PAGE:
The invention of a notion: on the historiography of the churches of Bishop Bernold and the cross of churches in Utrecht
by Lex Bosman
Developments in sciences in the twentieth century seem to grow at an ever faster pace. Changes and developments in the history of architecture on the other hand aften take decades instead of months, but can look very impressive in retrospect. Ideas about building dates, related types of. architecture and their origins, or the reasons why particular buildings came into existence, are often only adopted after scholarly battles have been fought. The next generation of scholars most often studies the results, not the genesis of these thoughts. The risk of such a process may of course, be, that newly accepted elements in architectural history are more or less taken for granted, instead of being tested over and over again.
Although most students of the history of Dutch medieval architecture are well aware of the fact that many of our romanesque churches reveal more of their nineteenth- century appearances than of their medieval origins, few of us fully realize how art history, and therefore architectural history, is largely formed by the nineteenth century. We still owe it to that century that we have a system of classification of the material we work with, however obsolete this sequence of styles within regions or countries bas become. In the case of the romanesque chapter churches in Utrecht, and those in Deventer and Emmerich (now Germany, but once part of the diocese of Utrecht), the indebtedness to the pioneers of Dutch architectural history is of considerable interest. We will focus our attention on those buildings which form part of the cross of churches in this city, and on those which are referred to in modern literature as the churches of Bishop Bernold (1027-54). Both groups largely, but not completely, overlap.
In a description, published in 1758 as part of a series of descriptions of the provinces of the Netherlands, the church of St Peter’ s in Utrecht is mentioned as the first of the chapter churches in this town, second only to the cathedral (Fig. 1). Bishop Bernold is mentioned as its patron, but no details about the architecture are given. The same goes for the second chapter church in the sequence, that of St John's.l So only the common patron of these two churches, Bishop Bernold, was known to the anonymous author, but similarities in the architecture of the buildings were still beyond the horizon of eighteenth-century knowledge and, indeed, interest. Not surprisingly so, since understanding of what is commonly called romanesque architecture in general, was very limited in Europe at that time. Furthermore it should be mentioned, that the series of which the volume cited is a part, was intended to publish what was known about the history of the provinces of the Dutch Republic and its cities, with strong emphasis on its institutions.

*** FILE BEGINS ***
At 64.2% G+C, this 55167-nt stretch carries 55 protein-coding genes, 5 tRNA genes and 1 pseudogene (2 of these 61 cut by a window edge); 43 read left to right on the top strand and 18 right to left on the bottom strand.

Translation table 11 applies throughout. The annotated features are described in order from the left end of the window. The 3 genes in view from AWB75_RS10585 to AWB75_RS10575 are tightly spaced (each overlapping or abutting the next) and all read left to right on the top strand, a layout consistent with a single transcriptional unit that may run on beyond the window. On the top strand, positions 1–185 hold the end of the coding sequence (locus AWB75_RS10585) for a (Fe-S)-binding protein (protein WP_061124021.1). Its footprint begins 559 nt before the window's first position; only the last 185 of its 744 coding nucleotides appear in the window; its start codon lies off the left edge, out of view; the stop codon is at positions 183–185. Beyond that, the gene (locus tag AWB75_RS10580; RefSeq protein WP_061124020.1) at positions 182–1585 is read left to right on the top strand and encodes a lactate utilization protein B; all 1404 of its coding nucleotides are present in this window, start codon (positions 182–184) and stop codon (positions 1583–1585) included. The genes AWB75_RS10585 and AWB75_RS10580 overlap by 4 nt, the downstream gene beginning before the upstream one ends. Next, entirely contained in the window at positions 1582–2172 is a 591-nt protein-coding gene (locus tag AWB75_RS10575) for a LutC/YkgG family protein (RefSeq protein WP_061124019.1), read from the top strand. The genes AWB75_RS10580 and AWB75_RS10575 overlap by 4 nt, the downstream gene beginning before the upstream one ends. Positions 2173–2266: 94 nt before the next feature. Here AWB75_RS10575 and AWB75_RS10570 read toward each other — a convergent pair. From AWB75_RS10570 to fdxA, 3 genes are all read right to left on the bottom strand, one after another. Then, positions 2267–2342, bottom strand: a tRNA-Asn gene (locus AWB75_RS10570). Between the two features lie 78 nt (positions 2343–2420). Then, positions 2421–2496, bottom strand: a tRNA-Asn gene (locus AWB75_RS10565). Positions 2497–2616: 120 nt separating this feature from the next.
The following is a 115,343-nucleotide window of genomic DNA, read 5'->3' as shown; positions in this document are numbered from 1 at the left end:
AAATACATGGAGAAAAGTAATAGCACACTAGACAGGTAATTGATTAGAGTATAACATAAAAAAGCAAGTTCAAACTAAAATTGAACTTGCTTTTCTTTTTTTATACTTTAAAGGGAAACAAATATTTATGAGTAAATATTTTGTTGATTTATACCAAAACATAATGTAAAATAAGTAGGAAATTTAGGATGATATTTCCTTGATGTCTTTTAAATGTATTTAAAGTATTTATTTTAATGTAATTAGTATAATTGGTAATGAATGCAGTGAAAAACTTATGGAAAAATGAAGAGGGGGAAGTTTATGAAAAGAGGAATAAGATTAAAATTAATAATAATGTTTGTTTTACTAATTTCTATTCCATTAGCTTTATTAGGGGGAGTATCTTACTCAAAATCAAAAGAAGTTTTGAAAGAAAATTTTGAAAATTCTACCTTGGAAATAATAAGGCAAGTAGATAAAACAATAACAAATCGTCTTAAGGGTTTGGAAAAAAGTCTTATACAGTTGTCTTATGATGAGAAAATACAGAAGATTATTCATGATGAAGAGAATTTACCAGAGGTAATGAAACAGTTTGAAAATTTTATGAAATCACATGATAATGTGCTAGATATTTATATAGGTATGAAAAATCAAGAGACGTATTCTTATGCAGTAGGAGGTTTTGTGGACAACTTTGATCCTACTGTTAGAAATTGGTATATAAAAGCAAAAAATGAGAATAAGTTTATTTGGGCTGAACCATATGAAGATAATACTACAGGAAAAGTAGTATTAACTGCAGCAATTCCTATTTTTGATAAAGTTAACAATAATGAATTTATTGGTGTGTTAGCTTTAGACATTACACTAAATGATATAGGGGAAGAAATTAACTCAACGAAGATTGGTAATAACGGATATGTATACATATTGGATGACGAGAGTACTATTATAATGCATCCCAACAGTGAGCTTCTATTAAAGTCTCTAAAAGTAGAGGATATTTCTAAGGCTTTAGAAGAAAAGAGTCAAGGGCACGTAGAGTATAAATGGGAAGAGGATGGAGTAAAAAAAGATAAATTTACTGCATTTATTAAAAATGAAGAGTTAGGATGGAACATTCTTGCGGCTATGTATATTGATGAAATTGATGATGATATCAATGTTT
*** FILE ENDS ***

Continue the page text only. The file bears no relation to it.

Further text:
Almost a century later, we find different statements about the churches in Utrecht. The first one to study the history of medieval architecture in the Netherlands, as irrespective of existing prejudice or tradition as possible in the decades before and after the middle of the nineteenth century, was F. N. M. Eyck van Zuylichem. In several publications he described ground-plans, characteristics and details of medieval churches in the Netherlands and gave the first classification of Dutch medieval architecture. For
(to be continued JdR)
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